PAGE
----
Self-publishing

The hard problem of politics, religion, advertising and literature

Cory Doctorow

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Vintage Benson Barrett ad, “How to MAKE MONEY WRITING..short paragraphs! promising “No tedious study. Learn how to write to sell, right away.”

Publishing is doing great

Publishing is doing great. Despite panic at the start of the lockdown, book sales were actually up during lockdown, as people turned to books to pass the time, joining online bookclubs and finding ways to support their local indie booksellers.

But authorship? Not so great.

Every part of the publishing supply chain has undergone radical concentration over the past 40 years, starting with consolidation of mass-market distribution in the 1980s. “Mass market” books are produced for sale in non-bookseller channels —pharmacies, grocery stores, news-stands, etc (books produced for sale in bookstores are called “trade books” because they’re sold through the bookselling trade).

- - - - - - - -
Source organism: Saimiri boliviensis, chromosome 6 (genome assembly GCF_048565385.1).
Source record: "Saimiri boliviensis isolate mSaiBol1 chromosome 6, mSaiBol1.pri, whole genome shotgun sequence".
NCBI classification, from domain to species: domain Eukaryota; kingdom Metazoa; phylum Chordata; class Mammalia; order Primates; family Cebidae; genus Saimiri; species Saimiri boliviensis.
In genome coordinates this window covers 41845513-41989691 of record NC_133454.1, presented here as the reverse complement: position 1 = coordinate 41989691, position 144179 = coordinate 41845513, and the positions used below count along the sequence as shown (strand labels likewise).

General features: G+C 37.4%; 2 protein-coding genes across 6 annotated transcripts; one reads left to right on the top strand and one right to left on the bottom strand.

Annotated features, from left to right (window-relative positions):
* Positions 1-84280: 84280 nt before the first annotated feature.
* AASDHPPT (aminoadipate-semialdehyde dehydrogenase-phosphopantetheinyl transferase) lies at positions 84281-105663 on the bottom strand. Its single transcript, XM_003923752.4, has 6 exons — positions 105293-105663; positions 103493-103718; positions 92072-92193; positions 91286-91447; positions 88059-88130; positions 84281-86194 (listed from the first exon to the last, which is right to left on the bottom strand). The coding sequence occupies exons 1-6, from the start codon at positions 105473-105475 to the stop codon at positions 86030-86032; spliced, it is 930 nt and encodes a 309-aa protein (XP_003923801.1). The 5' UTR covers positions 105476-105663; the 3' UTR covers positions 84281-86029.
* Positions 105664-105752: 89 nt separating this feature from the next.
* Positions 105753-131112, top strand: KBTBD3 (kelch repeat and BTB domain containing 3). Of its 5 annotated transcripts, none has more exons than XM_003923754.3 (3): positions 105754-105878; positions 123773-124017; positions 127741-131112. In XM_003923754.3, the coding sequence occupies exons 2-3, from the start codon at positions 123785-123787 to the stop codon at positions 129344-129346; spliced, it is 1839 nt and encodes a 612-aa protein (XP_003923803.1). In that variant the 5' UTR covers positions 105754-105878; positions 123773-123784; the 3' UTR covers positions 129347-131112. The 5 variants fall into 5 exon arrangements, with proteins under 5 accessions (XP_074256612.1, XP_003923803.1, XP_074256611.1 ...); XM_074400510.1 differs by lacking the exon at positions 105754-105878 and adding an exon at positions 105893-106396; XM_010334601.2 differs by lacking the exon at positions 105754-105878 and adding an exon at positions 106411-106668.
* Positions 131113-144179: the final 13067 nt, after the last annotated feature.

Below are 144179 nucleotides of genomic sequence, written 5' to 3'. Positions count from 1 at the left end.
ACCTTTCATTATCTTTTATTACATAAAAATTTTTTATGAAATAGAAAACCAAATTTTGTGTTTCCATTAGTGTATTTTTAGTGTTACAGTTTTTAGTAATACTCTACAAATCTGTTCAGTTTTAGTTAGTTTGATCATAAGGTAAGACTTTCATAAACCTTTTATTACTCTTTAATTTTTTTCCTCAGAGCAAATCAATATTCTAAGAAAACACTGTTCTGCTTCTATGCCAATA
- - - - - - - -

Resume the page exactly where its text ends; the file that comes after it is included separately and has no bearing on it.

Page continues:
The mass market

The rise of mass-market paperbacks represented an explosion of opportunities for authorship. Mass-market outlets were serviced by hyper-local distributors, hundreds of them across the USA. These small firms used unionized Teamsters to actually stuff the spinner-racks in dozens of non-bookstore retailers.

Being unionized, these book distributors had long-term job security and earned performance bonuses if the books they placed sold (unsold books were “stripped” of their covers which were returned for credit, with the rest of the book being pulped or snuck home by unscrupulous grocery store clerks, which meant that picking the wrong book didn’t just squander a potential sale — it actually cost money).

The combination of long-term experience and cash incentives turned many of these truck-drivers into shrewd predictors of what would sell and where. That’s how the science fiction fans of the sixties and seventies came to discover avant-garde, wildly transgressive “New Wave” sf novels in the spinner racks of their suburban drugstores.

The mass-market was far from perfect, but it was pluralistic: it spread out decision-making about which books were available to whom across a huge pool of people from a wide variety of backgrounds, beyond the bookstore chains and independent bookstores. When I was a baby writer, local science fiction conventions featured long-established pros passing on…

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